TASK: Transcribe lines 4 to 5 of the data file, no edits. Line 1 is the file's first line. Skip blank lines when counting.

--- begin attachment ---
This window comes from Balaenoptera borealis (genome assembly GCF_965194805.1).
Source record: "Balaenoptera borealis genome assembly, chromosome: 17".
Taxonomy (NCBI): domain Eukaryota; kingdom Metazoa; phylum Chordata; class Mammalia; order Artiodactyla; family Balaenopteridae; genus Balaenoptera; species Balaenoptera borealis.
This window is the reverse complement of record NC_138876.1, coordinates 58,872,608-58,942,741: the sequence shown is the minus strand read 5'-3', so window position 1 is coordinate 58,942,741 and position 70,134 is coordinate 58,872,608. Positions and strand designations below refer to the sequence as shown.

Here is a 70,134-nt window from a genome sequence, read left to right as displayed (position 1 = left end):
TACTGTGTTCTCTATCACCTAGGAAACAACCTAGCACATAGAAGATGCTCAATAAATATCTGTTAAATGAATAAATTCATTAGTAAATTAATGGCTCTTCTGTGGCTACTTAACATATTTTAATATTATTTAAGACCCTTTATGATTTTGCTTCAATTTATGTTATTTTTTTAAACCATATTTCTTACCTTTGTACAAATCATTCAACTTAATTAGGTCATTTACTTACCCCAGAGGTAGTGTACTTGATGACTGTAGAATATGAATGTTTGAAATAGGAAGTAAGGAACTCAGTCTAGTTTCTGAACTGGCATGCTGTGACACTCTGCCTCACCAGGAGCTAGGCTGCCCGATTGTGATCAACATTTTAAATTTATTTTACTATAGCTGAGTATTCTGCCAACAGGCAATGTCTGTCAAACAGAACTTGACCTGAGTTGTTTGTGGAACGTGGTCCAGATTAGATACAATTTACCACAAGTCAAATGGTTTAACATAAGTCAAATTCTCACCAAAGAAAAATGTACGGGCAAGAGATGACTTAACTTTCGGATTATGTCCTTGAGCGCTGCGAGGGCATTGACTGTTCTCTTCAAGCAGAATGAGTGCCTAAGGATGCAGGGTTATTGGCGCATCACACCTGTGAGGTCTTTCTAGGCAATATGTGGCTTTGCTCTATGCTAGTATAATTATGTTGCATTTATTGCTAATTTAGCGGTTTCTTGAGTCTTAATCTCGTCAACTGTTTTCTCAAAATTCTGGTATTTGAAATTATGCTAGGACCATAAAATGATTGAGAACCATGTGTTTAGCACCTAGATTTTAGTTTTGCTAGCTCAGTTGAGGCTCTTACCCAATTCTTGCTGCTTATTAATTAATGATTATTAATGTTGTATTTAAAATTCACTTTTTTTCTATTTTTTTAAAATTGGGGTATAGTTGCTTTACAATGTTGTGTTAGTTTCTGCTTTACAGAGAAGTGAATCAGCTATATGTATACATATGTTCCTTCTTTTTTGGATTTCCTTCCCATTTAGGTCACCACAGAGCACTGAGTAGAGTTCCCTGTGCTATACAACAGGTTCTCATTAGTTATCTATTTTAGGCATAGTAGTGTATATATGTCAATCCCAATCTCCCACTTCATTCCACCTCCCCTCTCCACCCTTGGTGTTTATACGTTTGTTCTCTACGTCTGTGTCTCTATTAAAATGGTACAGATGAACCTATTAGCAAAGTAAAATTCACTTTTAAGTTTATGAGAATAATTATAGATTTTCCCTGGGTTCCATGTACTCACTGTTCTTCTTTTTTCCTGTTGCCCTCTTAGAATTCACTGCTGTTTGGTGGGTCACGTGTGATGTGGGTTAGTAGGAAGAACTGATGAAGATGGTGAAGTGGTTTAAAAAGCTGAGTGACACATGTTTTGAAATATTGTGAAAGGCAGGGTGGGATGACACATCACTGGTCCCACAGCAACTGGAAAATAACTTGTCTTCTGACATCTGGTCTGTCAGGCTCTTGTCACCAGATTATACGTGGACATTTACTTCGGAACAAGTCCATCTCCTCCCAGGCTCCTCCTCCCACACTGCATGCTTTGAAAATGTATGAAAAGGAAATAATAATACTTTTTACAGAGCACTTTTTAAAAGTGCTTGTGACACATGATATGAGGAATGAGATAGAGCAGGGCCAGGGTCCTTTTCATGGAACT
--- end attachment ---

This window is the reverse complement of record NC_138876.1, coordinates 58,872,608-58,942,741: the sequence shown is the minus strand read 5'-3', so window position 1 is coordinate 58,942,741 and position 70,134 is coordinate 58,872,608. Positions and strand designations below refer to the sequence as shown.

Here is a 70,134-nt window from a genome sequence, read left to right as displayed (position 1 = left end):